There won't be another.
Long live Ari Up!
Long live The Slits!

The Slits - Live, Barcelona (2010)

Grown Ups
Typical Girls
Fade Away
Heard it Through the Grapevine
Lazy Slam
Partner from Hell
Let's Do the Split

CD rip, excellent quality.
Have a punky reggae party here
(No matter what Bob would have thought....)

If you haven't checked out Hollie Cook's album yet, do.
A very nice piece of old skool styled lovers rock.

Tuesday, 14 February 2012

Natural Law

Ultramarine make dance music best listened to lying down.
And that's how I came across them.

Stretched out within an enclosed area of a Cornish field, staring up at a canvas roof on a rainy summer afternoon, ambient sounds, mostly from the natural world, synthetic melodies peppered with litotic beats, all made for the perfect accompaniment to my extreeemely mellow mood.

And on the back of that pleasing experience, I bought this.
Like their live performance, the natural world is well represented: field recordings making up the majority of the sampled ambiance.
Voices also play a part, Robert Wyatt's among them; but there's no dissonance: nothing dark; nothing frightening: it's all very pleasant; very aaah.

So lie yourself down, relax, and have a little float to this.

Ultramarine - Every Man and Woman is a Star (1991)

Weird Gear
British Summertime
Lights in my Brain
Canoe Trip

Nice vinyl rip @320kbs
Float away here

Friday, 10 February 2012

In the Moog

teifidancer rescued this from thrift.
I half-inched it from him to put it on here as it contains the tracks 'Walkin'' and 'Nine Moons in Alaska', tracks that complete my Performance post.

'Nine Moons in Alaska' is particularly essential as it's the startling piece of electronica that opens Cammel's movie.
It's used throughout. Cut-up and folded in, non-diegetically, enhancing disturbing scenes: whooshing Moog sounds generated by a fucked up Turner; incidental accompaniment to Chas's brutal love making; and then his alkaloid fuelled breakdown.

And it makes awesome shapes on the editing scope:

Paul Beaver and Bernard Krause were instrumental in the popularization of the Moog.
They took Bob's baby to rock, to jazz, to blues and to gospel, as well as helping develop experimental electronica with their early ambient pieces.

This album from 71, brings together a whole array of musicians from different genres, including Ronnie Montrose, Mike Bloomfield, Bud Shank and Gerry Mulligan.

As I've hinted, this album boldly strides from one genre to another.
The synthetics find their niche, readily fitting in to the receptive band set up; a million miles away from what David Vorhaus was doing, and quite different to many of the other budding proggers, Kraut or otherwise.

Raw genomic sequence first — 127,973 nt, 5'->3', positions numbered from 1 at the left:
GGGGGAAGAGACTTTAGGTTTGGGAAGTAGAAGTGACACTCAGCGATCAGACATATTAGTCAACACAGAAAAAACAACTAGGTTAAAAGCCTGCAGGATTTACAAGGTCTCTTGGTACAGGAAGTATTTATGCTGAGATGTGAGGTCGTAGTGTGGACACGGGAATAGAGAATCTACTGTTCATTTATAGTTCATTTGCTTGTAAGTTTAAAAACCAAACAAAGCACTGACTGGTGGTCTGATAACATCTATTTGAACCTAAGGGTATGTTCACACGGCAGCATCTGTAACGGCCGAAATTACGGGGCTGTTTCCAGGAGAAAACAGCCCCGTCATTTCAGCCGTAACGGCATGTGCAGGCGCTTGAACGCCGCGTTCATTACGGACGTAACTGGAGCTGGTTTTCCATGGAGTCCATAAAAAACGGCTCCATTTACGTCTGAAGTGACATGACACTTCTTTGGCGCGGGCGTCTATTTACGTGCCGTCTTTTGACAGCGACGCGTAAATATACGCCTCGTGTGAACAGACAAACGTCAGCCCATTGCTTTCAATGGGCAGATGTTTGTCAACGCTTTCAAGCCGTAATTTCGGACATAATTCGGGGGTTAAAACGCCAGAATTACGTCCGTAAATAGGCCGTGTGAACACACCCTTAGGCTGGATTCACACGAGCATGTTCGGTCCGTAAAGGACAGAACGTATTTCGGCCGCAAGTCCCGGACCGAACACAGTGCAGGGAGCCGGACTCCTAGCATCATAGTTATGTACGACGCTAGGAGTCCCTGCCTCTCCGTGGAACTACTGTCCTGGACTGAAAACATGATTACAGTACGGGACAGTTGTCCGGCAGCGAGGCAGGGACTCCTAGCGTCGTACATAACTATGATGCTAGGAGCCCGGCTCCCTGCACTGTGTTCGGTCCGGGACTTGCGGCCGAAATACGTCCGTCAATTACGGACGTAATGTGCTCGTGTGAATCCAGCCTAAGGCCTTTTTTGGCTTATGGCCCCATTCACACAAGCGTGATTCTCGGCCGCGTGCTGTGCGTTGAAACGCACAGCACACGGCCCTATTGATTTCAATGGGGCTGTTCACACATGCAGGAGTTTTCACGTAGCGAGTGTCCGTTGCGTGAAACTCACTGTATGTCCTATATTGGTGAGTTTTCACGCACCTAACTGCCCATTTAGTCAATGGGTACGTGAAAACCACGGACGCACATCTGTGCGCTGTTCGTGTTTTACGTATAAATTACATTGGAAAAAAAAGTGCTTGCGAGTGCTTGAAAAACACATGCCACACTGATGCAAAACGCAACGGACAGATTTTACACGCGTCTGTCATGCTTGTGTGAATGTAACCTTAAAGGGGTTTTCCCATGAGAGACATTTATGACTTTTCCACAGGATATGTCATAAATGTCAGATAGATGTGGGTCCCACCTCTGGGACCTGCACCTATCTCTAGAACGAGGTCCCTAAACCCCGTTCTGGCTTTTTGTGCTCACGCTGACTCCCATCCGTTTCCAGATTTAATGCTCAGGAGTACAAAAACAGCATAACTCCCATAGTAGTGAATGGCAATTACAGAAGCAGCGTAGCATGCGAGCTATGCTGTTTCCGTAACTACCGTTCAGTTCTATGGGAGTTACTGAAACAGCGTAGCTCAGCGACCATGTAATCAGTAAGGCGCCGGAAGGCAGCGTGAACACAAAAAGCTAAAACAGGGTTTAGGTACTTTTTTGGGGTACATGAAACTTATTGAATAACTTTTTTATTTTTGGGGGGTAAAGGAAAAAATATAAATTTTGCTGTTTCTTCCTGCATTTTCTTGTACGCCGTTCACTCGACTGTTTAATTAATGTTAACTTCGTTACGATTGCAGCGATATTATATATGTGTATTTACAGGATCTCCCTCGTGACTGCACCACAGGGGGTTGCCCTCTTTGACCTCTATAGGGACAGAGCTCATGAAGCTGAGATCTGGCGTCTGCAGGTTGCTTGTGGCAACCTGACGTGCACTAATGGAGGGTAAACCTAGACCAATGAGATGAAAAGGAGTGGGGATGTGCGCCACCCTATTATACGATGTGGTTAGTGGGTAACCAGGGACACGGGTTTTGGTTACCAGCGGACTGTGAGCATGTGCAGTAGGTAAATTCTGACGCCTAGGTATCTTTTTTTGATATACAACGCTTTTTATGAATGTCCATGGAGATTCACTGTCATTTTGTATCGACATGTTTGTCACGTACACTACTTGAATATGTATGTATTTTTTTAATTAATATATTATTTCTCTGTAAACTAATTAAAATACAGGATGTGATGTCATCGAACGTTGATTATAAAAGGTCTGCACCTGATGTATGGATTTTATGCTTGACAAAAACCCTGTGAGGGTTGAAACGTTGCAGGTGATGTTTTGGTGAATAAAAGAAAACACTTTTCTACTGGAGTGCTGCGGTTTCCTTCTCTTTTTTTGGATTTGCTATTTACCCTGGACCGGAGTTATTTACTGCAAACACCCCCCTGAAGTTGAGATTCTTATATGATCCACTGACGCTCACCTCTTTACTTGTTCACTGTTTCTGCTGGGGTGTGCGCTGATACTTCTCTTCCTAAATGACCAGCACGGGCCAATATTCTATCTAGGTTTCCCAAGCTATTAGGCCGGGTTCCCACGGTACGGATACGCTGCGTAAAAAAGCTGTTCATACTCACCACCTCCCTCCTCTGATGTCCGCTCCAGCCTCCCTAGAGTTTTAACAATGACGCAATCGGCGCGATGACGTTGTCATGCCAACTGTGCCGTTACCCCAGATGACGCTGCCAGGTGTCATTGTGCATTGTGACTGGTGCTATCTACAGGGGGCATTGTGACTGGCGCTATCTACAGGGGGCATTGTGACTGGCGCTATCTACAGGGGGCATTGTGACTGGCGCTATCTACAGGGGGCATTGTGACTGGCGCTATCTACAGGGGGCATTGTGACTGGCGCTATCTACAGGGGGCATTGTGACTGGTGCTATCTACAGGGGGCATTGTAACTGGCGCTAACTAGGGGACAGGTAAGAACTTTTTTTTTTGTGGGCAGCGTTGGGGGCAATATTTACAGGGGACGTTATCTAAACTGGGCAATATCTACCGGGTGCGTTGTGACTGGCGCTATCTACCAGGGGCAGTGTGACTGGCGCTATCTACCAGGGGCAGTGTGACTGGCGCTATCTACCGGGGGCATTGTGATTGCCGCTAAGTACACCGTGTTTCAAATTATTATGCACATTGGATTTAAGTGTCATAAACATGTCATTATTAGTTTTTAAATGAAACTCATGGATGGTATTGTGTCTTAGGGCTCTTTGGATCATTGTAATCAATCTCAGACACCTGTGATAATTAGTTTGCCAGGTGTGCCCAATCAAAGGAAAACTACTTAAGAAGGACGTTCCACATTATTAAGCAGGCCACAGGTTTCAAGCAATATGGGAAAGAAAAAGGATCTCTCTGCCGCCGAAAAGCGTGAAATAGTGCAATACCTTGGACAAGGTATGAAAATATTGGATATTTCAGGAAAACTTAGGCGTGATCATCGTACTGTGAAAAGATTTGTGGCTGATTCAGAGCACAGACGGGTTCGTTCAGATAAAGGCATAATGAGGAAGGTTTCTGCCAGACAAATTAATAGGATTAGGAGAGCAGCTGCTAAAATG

Side one of the vinyl is a collection of all sorts of disparate pieces, including the two tracks created for Jack Nitzsche that went on to become part of the Performance soundtrack.
Side two contains highlights of sessions recorded at San Francisco's Grace Cathedral over a two day period.
(It's all in Krause's very readable liner notes [included with d/l].)

Whether the venue attracted them due to the music they were planning to play or the venue inspired them to play what they did, the end result is deeply soulful: ascending, wistful sax notes elevated by gentle washes of ethereal electronica.
Very spacey.
Recommended for those late winter nights.

Beaver/Krause - Gandharva (1971)

Saga of the Blue Beaver
Nine Moons in Alaska
Walkin' By the River
By Your Grace
Good Places
Short Film For David
Bright Shadows

Decent vinyl rip @320kbs (some crackle during the quiet bits)
Get in the Moog here

Monday, 6 February 2012

Down and Out at Paris in London

The Wailers only toured outside of the Americas once.
Then they split.
Both Peter Tosh and Bunny Wailer expressed distaste; Wailer spat, "I felt like I was in a zoo".

Thank goodness Auntie put a comforting arm around them as soon as they reached ol' Blighty, introducing the weary travellers to the great British viewing public via the PSB funded Old Grey Whistle Test.

The Beeb also captured them for radio, setting up a concert at their Paris Theatre, recording them for broadcast and for posterity (although it has never been officially released).

Before the hyperbole and majesty of Marley's later performances, The Wailers, in their early form, were a tight and mean little combo, relying on intimate harmonizing and clever vocal counterpoints to deliver their message.
The harmonies within the Peter Tosh songs are particularly awesome: Marley and Wailer sublimely homogeneous.

O to have been among those lucky 400 or so - mind you, I would only have been nine; may have found the whole thing a little disconcerting.
A time machine would do better....

Until then, here's the next best thing:

The Wailers - Live. Paris Theatre, London. April, 1973.

Rastaman Chant
Slave Driver
Stop That Train
No More Troubles
400 Years
Midnight Ravers
Stir It Up
Concrete Jungle
Get Up Stand Up
Kinky Reggae

CD rip. Excellent quality.
Weeping & a Wailing here

The last Wailers' boot I posted got removed quite quickly.
Be swift.